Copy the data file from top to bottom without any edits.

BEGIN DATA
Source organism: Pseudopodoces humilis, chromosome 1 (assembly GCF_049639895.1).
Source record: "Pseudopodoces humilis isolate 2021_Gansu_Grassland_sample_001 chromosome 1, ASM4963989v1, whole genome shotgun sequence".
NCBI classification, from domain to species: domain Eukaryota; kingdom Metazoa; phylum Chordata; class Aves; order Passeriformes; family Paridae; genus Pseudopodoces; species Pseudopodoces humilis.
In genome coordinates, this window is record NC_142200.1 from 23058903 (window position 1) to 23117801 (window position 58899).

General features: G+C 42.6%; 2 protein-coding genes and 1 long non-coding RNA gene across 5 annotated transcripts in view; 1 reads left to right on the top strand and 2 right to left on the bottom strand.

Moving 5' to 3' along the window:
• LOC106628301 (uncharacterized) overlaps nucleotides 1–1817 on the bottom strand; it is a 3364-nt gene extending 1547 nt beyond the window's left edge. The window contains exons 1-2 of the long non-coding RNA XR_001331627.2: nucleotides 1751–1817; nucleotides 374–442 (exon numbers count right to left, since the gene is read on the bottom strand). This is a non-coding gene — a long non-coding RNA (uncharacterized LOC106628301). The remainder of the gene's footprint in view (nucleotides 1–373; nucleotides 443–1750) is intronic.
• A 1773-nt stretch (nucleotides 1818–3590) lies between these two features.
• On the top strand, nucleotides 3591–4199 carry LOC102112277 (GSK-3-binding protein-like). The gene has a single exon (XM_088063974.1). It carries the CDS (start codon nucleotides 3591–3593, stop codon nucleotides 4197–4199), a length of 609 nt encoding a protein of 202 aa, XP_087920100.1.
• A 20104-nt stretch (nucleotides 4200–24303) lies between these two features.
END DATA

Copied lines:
Source organism: Pseudopodoces humilis, chromosome 1 (assembly GCF_049639895.1).
Source record: "Pseudopodoces humilis isolate 2021_Gansu_Grassland_sample_001 chromosome 1, ASM4963989v1, whole genome shotgun sequence".
NCBI classification, from domain to species: domain Eukaryota; kingdom Metazoa; phylum Chordata; class Aves; order Passeriformes; family Paridae; genus Pseudopodoces; species Pseudopodoces humilis.
In genome coordinates, this window is record NC_142200.1 from 23058903 (window position 1) to 23117801 (window position 58899).

General features: G+C 42.6%; 2 protein-coding genes and 1 long non-coding RNA gene across 5 annotated transcripts in view; 1 reads left to right on the top strand and 2 right to left on the bottom strand.

Moving 5' to 3' along the window:
• LOC106628301 (uncharacterized) overlaps nucleotides 1–1817 on the bottom strand; it is a 3364-nt gene extending 1547 nt beyond the window's left edge. The window contains exons 1-2 of the long non-coding RNA XR_001331627.2: nucleotides 1751–1817; nucleotides 374–442 (exon numbers count right to left, since the gene is read on the bottom strand). This is a non-coding gene — a long non-coding RNA (uncharacterized LOC106628301). The remainder of the gene's footprint in view (nucleotides 1–373; nucleotides 443–1750) is intronic.
• A 1773-nt stretch (nucleotides 1818–3590) lies between these two features.
• On the top strand, nucleotides 3591–4199 carry LOC102112277 (GSK-3-binding protein-like). The gene has a single exon (XM_088063974.1). It carries the CDS (start codon nucleotides 3591–3593, stop codon nucleotides 4197–4199), a length of 609 nt encoding a protein of 202 aa, XP_087920100.1.
• A 20104-nt stretch (nucleotides 4200–24303) lies between these two features.